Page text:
Deepak Chahar reckons saliva ban won't affect T20 format much

Deepak Chahar reckons saliva ban won’t affect T20 format much

He also cited that the white ball swings only for two-three overs.

Deepak Chahar
Deepak Chahar. (Photo: Surjeet Yadav/IANS)

The International Cricket Council (ICC) has decided to ban the usage of saliva to shine the ball in the post-pandemic era. It has also decided to penalise the team by five runs if any player is found using the saliva. However, the world cricketing body has allowed the sweat to use to shine the ball. There have been mixed reactions among the current and former cricketers as the ban on saliva has taken the advantage away from the bowlers.

India pacer Deepak Chahar has given his views over the same now stating that the ICC’s aforementioned guidelines regarding the shining of the ball shouldn’t affect the T20 format much. Chahar has played only limited-overs cricket for India, especially the T20 format, and has fared really well. He has so far picked 17 wickets in 10 T20 Internationals with the best figures of 6/7 against Bangladesh last year.

Talking about the less impact of the saliva ban in the T20 format, he pointed out that the white ball doesn’t swing much in shorter formats. He feels that saliva isn’t needed to shine the ball in the ODIs and T20Is as the ball stays new only for 2-3 overs. However, Deepak Chahar also stated the current restrictions will affect Test cricket.

“I don’t think it will impact us so much because the white ball only swings for 2 overs. If we talk about the T20 format, the wicket is good for only 2-3 overs and the ball swings for 3 overs, so it reduces the need to shine the ball. The red ball requires a lot of shining!” he said while speaking in Star Sports’ program Cricket Connected.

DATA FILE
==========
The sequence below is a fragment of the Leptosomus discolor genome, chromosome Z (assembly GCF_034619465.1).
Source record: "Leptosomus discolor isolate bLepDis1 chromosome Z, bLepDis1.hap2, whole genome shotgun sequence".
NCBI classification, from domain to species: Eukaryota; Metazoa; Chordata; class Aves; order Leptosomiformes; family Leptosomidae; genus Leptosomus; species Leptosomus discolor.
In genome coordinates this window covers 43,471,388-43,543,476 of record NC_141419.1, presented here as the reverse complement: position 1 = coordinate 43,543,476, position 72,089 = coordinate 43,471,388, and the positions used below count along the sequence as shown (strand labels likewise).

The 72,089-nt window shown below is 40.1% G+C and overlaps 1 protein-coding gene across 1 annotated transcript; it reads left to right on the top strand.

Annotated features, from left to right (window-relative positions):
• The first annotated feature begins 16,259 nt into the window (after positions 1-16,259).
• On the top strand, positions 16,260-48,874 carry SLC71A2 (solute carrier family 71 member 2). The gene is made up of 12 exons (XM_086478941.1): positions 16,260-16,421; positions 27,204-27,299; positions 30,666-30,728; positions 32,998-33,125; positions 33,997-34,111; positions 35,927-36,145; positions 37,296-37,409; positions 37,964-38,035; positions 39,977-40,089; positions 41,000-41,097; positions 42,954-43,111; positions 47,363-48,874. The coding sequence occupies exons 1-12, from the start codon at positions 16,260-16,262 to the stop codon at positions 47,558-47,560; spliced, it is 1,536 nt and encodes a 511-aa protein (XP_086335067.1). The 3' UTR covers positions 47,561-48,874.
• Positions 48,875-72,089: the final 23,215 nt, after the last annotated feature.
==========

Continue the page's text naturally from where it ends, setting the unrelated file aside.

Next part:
Deepak Chahar backs IPL to start the season

Meanwhile, the Rajasthan pacer had recently backed the Indian Premier League (IPL) to be the perfect season starter after the pandemic. He felt that it will also bring the rhythm back for the bowlers and playing an international game soon after the break might lead to them breaking down due to the load. He also stressed on the importance of having a proper camp for the players even before the IPL.

“We will need to slowly get back into the system and I believe that IPL could be the perfect vehicle for us to return to cricketing action. It helps that we have a lot of games and that gets you into the rhythm. If you make a player play an ODI or Test immediately after the break, the body might break down due to the load. Like when you hit the gym, you don’t do a 100kg bench press to start with.

“Similarly, playing the IPL will help not just the bowlers, but all cricketers as the level of competition you get here is top-class. But we do need a proper camp before the IPL starts so that we can get back into the groove after this phase away from the game,” Deepak Chahar had said.